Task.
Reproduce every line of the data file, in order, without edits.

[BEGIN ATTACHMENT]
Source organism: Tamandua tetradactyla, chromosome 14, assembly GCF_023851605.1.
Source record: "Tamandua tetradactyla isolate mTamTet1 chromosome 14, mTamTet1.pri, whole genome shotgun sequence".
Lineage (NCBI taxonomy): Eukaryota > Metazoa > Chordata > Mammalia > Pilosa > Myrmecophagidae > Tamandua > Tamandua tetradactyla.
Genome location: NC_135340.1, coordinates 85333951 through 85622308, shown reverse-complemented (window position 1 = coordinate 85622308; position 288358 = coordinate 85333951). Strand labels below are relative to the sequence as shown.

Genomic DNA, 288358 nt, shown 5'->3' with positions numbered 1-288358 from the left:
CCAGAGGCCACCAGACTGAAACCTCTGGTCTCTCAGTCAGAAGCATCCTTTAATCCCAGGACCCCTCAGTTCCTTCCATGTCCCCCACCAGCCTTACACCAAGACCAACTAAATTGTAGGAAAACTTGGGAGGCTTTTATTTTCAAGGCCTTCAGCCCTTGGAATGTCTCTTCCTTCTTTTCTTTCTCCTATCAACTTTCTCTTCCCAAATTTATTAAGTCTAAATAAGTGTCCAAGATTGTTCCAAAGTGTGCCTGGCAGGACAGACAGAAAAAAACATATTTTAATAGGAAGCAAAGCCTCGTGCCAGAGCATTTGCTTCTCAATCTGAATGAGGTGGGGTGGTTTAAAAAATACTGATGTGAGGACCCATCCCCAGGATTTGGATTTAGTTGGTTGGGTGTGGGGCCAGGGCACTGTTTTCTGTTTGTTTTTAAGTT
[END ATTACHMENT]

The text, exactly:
Source organism: Tamandua tetradactyla, chromosome 14, assembly GCF_023851605.1.
Source record: "Tamandua tetradactyla isolate mTamTet1 chromosome 14, mTamTet1.pri, whole genome shotgun sequence".
Lineage (NCBI taxonomy): Eukaryota > Metazoa > Chordata > Mammalia > Pilosa > Myrmecophagidae > Tamandua > Tamandua tetradactyla.
Genome location: NC_135340.1, coordinates 85333951 through 85622308, shown reverse-complemented (window position 1 = coordinate 85622308; position 288358 = coordinate 85333951). Strand labels below are relative to the sequence as shown.

Genomic DNA, 288358 nt, shown 5'->3' with positions numbered 1-288358 from the left:
CCAGAGGCCACCAGACTGAAACCTCTGGTCTCTCAGTCAGAAGCATCCTTTAATCCCAGGACCCCTCAGTTCCTTCCATGTCCCCCACCAGCCTTACACCAAGACCAACTAAATTGTAGGAAAACTTGGGAGGCTTTTATTTTCAAGGCCTTCAGCCCTTGGAATGTCTCTTCCTTCTTTTCTTTCTCCTATCAACTTTCTCTTCCCAAATTTATTAAGTCTAAATAAGTGTCCAAGATTGTTCCAAAGTGTGCCTGGCAGGACAGACAGAAAAAAACATATTTTAATAGGAAGCAAAGCCTCGTGCCAGAGCATTTGCTTCTCAATCTGAATGAGGTGGGGTGGTTTAAAAAATACTGATGTGAGGACCCATCCCCAGGATTTGGATTTAGTTGGTTGGGTGTGGGGCCAGGGCACTGTTTTCTGTTTGTTTTTAAGTT